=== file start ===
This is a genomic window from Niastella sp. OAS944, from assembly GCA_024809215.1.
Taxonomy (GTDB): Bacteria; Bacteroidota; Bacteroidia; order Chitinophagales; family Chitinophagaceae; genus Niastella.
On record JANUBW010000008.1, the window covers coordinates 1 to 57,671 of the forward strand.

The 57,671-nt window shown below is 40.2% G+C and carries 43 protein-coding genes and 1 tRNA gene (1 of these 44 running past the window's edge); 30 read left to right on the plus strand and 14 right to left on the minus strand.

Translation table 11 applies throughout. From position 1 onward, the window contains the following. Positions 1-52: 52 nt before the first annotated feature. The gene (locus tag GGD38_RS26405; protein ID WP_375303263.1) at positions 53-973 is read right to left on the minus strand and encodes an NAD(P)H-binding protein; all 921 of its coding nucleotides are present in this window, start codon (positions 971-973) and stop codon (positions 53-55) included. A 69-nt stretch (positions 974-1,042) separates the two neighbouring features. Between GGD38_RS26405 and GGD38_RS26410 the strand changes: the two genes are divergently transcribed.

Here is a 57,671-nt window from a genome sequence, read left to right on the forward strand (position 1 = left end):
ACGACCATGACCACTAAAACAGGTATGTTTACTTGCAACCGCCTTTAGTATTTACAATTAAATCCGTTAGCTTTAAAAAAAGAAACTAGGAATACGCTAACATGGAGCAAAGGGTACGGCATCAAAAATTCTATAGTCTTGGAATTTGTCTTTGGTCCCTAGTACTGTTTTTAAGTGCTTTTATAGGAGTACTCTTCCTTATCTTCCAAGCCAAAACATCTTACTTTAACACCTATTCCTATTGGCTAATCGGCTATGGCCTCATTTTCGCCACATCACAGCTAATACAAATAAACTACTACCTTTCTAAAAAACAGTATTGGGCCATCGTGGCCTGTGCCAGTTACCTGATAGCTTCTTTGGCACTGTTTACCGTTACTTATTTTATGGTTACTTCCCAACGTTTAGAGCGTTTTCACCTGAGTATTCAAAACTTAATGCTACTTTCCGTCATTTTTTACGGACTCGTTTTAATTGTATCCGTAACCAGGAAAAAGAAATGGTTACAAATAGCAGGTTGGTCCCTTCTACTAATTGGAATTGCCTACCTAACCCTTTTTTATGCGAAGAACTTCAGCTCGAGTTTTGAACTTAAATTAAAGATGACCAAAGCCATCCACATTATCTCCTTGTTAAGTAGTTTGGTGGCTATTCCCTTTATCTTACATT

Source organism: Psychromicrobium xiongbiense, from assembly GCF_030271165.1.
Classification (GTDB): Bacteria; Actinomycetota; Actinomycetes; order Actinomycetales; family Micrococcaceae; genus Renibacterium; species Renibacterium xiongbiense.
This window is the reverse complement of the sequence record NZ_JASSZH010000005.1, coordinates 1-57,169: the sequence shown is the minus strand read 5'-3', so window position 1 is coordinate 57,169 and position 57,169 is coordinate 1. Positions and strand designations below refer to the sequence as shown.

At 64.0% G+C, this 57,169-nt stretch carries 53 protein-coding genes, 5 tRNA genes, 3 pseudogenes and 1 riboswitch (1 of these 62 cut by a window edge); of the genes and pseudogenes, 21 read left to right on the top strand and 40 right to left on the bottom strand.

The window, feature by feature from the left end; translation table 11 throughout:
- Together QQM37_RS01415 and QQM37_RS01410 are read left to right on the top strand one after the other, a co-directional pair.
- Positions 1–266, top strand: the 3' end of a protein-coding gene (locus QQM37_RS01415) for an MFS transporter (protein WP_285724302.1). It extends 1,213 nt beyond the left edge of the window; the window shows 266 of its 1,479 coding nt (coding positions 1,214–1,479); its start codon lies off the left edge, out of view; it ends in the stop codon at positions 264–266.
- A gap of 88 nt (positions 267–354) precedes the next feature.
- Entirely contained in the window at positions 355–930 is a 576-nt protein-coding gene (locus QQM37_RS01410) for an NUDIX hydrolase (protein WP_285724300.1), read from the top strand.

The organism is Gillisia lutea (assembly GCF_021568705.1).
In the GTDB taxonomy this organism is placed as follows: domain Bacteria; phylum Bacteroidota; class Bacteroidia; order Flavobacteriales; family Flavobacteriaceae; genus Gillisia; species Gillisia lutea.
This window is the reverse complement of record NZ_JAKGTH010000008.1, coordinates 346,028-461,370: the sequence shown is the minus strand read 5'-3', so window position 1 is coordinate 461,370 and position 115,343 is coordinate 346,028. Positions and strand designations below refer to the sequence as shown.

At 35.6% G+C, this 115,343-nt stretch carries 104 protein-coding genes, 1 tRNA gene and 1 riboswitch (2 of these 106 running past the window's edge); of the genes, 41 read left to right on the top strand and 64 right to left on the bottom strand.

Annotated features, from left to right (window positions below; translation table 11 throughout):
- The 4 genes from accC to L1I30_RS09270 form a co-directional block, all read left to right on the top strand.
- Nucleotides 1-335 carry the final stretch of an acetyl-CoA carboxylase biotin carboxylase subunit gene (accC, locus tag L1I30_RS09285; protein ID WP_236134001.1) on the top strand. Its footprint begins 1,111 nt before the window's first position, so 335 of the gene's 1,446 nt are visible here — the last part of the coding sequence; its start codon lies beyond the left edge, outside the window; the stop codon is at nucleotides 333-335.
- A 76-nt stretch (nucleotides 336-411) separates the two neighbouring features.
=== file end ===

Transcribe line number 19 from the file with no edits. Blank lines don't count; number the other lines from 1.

This window is the reverse complement of record NZ_JAKGTH010000008.1, coordinates 346,028-461,370: the sequence shown is the minus strand read 5'-3', so window position 1 is coordinate 461,370 and position 115,343 is coordinate 346,028. Positions and strand designations below refer to the sequence as shown.